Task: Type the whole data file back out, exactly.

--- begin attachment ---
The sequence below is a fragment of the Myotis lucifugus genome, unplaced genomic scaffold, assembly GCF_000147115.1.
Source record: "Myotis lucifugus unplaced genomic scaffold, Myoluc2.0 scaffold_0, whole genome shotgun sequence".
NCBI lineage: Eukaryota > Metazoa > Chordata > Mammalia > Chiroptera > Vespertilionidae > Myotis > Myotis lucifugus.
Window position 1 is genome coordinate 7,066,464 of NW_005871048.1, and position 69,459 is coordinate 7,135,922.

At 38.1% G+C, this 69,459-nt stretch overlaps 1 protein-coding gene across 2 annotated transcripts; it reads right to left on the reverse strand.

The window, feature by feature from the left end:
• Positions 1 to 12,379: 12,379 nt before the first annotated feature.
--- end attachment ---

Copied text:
The sequence below is a fragment of the Myotis lucifugus genome, unplaced genomic scaffold, assembly GCF_000147115.1.
Source record: "Myotis lucifugus unplaced genomic scaffold, Myoluc2.0 scaffold_0, whole genome shotgun sequence".
NCBI lineage: Eukaryota > Metazoa > Chordata > Mammalia > Chiroptera > Vespertilionidae > Myotis > Myotis lucifugus.
Window position 1 is genome coordinate 7,066,464 of NW_005871048.1, and position 69,459 is coordinate 7,135,922.

At 38.1% G+C, this 69,459-nt stretch overlaps 1 protein-coding gene across 2 annotated transcripts; it reads right to left on the reverse strand.

The window, feature by feature from the left end:
• Positions 1 to 12,379: 12,379 nt before the first annotated feature.